The Washington Department of Health denied Spokane County’s request to move to Phase 2 of Gov. Jay Inslee’s Safe Start plan on Thursday because the state has yet to develop criteria for larger counties to request variance.
Elected officials remained hopeful, however, and said they anticipate hearing more by Monday.
“The answer was not what we expected it to be,” Spokane Mayor Nadine Woodward, said at a news conference late Thursday. “We are disappointed, but we are hopeful. I am taking this as not a ‘no.’ This is a ‘not yet,’ and I am very thankful that our request was considered by the governor and his secretary of health.”
Spokane County’s request was rejected on the basis of criteria used for counties with fewer than 75,000 people. Those criteria require counties to go three weeks with no new cases of COVID-19. Eight rural counties, six of them in Eastern Washington, have qualified to move to Phase 2 of reopening under the criteria.
Spokane leaders believe the governor and the state secretary of health will use Spokane as a basis for developing criteria for larger counties to get the green light to advance in reopening.
Woodward acknowledged that Inslee and his staff had indicated on May 4 that it would take a couple of weeks to develop criteria. Monday will mark that two-week point, she noted.
“We’re optimistic that because of the information and our data and our case that we sent to the governor and the secretary of health that that was used as guidance for that criteria, and because we were proactive and they already have our request that when they announce that criteria Monday, we will be opening up businesses in Spokane County,” Woodward said.
Ben Wick, mayor of Spokane Valley and chair of the Spokane County Board of Health, said this is just the beginning of getting to Phase 2, acknowledging that the community is not “out of the woods” with COVID-19 yet.
Spokane County Sheriff Ozzie Knezovich stressed the importance of reopening the county soon.
“Last night, I had a conversation with a group of business owners that represent our restaurants and their message was clear: We won’t survive another two weeks,” he said.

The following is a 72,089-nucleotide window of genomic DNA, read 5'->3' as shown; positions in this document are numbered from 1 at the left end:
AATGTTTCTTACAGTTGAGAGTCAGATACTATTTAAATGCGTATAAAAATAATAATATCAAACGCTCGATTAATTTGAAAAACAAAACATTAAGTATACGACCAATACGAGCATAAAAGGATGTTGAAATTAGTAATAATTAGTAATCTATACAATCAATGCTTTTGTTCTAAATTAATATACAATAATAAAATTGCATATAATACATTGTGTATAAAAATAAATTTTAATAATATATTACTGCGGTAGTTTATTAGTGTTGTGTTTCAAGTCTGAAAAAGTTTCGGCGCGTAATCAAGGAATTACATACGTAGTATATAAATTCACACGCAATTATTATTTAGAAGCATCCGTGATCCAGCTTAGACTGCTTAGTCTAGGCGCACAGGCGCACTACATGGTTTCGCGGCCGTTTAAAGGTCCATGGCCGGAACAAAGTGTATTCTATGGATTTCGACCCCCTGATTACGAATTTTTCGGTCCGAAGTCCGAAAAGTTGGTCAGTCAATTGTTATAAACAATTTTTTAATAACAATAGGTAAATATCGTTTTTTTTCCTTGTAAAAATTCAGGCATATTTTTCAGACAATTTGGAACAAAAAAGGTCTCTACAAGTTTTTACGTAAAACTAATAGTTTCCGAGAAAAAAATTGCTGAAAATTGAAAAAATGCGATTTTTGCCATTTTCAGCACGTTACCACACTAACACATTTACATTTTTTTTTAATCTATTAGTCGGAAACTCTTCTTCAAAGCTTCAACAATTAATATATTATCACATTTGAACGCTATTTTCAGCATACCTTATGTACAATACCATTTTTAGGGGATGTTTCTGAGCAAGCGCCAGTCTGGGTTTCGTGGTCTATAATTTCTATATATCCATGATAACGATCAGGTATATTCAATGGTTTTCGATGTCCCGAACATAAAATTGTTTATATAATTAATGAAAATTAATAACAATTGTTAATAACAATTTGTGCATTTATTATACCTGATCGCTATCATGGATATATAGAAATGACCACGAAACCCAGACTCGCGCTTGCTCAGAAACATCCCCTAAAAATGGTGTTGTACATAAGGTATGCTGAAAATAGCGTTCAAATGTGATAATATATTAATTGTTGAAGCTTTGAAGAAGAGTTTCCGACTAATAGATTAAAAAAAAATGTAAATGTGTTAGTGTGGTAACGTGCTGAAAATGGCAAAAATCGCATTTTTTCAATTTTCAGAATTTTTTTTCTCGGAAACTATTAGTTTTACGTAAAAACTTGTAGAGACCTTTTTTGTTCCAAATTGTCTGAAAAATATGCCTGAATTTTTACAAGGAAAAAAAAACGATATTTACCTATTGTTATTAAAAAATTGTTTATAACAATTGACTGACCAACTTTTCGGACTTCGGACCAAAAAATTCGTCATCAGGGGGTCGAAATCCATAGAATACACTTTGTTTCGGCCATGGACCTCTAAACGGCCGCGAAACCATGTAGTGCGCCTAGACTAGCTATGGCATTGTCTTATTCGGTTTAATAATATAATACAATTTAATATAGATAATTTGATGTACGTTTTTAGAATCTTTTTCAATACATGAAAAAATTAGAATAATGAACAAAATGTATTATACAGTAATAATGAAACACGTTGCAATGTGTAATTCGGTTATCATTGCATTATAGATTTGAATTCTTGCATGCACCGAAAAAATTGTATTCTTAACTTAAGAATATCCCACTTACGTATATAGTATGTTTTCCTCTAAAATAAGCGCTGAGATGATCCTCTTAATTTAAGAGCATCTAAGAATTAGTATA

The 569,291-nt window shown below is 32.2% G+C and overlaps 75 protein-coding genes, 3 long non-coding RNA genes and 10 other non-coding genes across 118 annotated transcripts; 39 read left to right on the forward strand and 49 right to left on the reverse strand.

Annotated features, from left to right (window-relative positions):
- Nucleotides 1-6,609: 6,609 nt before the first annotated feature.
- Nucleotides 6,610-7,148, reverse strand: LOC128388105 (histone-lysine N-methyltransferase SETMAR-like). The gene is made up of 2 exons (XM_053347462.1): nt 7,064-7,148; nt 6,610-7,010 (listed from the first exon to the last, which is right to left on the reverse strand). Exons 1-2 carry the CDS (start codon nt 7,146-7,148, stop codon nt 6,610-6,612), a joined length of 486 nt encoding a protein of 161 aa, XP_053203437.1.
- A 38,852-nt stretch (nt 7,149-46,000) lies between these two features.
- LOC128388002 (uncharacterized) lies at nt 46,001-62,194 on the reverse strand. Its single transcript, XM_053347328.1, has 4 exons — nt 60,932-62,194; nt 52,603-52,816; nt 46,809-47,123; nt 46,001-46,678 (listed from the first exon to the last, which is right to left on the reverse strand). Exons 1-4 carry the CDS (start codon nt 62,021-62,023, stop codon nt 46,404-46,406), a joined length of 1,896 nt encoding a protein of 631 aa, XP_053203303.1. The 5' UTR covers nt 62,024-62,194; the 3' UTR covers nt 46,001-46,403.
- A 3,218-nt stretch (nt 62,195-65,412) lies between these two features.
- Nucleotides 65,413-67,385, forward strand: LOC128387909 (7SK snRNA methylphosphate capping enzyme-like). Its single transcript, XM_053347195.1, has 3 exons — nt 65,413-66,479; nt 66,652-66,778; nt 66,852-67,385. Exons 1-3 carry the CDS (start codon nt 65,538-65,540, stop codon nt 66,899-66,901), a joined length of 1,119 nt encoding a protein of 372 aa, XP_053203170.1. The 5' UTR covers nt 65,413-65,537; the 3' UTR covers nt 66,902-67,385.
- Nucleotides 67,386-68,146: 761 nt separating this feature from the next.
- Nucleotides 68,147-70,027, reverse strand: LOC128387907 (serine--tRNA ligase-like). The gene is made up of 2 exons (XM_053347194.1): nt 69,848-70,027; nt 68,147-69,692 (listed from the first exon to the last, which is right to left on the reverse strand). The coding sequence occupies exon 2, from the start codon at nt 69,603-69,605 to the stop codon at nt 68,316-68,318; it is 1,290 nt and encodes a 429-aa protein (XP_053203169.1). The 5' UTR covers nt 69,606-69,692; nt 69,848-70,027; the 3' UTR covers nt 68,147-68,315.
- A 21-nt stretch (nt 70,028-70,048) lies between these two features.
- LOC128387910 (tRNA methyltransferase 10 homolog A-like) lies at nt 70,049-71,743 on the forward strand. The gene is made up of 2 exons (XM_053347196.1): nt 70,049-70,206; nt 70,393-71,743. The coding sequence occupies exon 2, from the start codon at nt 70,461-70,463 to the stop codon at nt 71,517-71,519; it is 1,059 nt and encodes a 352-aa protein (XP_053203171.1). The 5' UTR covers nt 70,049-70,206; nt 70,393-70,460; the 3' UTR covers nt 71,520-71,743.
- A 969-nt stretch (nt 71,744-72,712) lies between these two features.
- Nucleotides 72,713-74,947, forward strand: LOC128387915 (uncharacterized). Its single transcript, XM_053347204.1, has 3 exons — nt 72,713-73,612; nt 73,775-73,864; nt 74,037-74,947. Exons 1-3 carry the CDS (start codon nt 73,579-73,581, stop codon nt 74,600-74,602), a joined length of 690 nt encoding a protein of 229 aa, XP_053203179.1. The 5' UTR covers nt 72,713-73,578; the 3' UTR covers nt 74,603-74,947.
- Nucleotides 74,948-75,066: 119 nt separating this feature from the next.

The county’s request to the Department of Health has Spokane County Health Officer Dr. Bob Lutz’s stamp of approval, as he initiated the request with a letter on Monday indicating that Spokane’s decline in cases and hospitalizations, paired with community testing and hospital capacity, made a good case for accelerating the reopening of the county.
At a news conference Thursday, Inslee told reporters the state still lacks the swabs and some other test-kit components that are needed to conduct the level of daily tests it would like to have for the second phase of reopening. The federal government has assured the state more swabs are coming, but Washington officials have only received 10% of what was promised for May.
Inslee again refused to predict whether the state as a whole will be able to move to Phase 2 next month, only saying he was “very hopeful” that could happen on June 1.
The eight counties that have moved to Phase 2 have small populations and very low incidence rates of COVID-19. While some less-populous counties have been given the green light to open more businesses, that’s not true for all small counties, he said.
“There’s a misperception that all rural counties are out of the woods. That is, unfortunately, not the case,” Inslee said.
The determining factor isn’t Eastern Washington versus Western Washington or rural versus urban, but the number of cases. Some rural counties are seeing rises, and Yakima County may have the highest rate of cases in Western states right now, he said.
Inslee said he would advise Washington residents to avoid going to an inside event that would require staying around people not in their household “for any length of time” unless it was necessary.
S-R reporter Jim Camden contributed to this story.
Arielle Dreher's reporting for The Spokesman-Review is funded in part by Report for America and by members of the Spokane community. This story can be republished by other organizations for free under a Creative Commons license. For more information on this, please contact our newspaper’s managing editor.
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